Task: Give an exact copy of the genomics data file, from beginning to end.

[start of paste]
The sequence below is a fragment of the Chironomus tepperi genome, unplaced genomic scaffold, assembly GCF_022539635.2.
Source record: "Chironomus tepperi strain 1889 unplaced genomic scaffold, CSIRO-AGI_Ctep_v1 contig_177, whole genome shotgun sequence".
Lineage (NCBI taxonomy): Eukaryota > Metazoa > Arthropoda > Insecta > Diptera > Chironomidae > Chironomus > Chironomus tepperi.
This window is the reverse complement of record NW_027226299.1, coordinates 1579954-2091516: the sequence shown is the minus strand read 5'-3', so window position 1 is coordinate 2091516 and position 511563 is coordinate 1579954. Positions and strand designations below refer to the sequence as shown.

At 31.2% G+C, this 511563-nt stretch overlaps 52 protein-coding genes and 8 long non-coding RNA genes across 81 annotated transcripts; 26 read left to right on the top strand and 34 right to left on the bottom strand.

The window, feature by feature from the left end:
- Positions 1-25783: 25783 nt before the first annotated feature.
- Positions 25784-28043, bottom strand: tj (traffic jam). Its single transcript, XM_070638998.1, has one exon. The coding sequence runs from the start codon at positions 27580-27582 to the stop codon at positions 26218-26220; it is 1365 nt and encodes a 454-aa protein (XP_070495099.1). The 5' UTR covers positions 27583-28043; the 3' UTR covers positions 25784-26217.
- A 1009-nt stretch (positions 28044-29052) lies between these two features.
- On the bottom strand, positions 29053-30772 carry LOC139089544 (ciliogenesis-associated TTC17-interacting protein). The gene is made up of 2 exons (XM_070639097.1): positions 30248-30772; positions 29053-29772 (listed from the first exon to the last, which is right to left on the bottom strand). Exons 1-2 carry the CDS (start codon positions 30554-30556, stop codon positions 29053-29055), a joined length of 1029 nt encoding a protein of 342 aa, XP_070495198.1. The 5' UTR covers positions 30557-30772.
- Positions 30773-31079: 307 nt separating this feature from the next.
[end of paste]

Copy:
The sequence below is a fragment of the Chironomus tepperi genome, unplaced genomic scaffold, assembly GCF_022539635.2.
Source record: "Chironomus tepperi strain 1889 unplaced genomic scaffold, CSIRO-AGI_Ctep_v1 contig_177, whole genome shotgun sequence".
Lineage (NCBI taxonomy): Eukaryota > Metazoa > Arthropoda > Insecta > Diptera > Chironomidae > Chironomus > Chironomus tepperi.
This window is the reverse complement of record NW_027226299.1, coordinates 1579954-2091516: the sequence shown is the minus strand read 5'-3', so window position 1 is coordinate 2091516 and position 511563 is coordinate 1579954. Positions and strand designations below refer to the sequence as shown.

At 31.2% G+C, this 511563-nt stretch overlaps 52 protein-coding genes and 8 long non-coding RNA genes across 81 annotated transcripts; 26 read left to right on the top strand and 34 right to left on the bottom strand.

The window, feature by feature from the left end:
- Positions 1-25783: 25783 nt before the first annotated feature.
- Positions 25784-28043, bottom strand: tj (traffic jam). Its single transcript, XM_070638998.1, has one exon. The coding sequence runs from the start codon at positions 27580-27582 to the stop codon at positions 26218-26220; it is 1365 nt and encodes a 454-aa protein (XP_070495099.1). The 5' UTR covers positions 27583-28043; the 3' UTR covers positions 25784-26217.
- A 1009-nt stretch (positions 28044-29052) lies between these two features.
- On the bottom strand, positions 29053-30772 carry LOC139089544 (ciliogenesis-associated TTC17-interacting protein). The gene is made up of 2 exons (XM_070639097.1): positions 30248-30772; positions 29053-29772 (listed from the first exon to the last, which is right to left on the bottom strand). Exons 1-2 carry the CDS (start codon positions 30554-30556, stop codon positions 29053-29055), a joined length of 1029 nt encoding a protein of 342 aa, XP_070495198.1. The 5' UTR covers positions 30557-30772.
- Positions 30773-31079: 307 nt separating this feature from the next.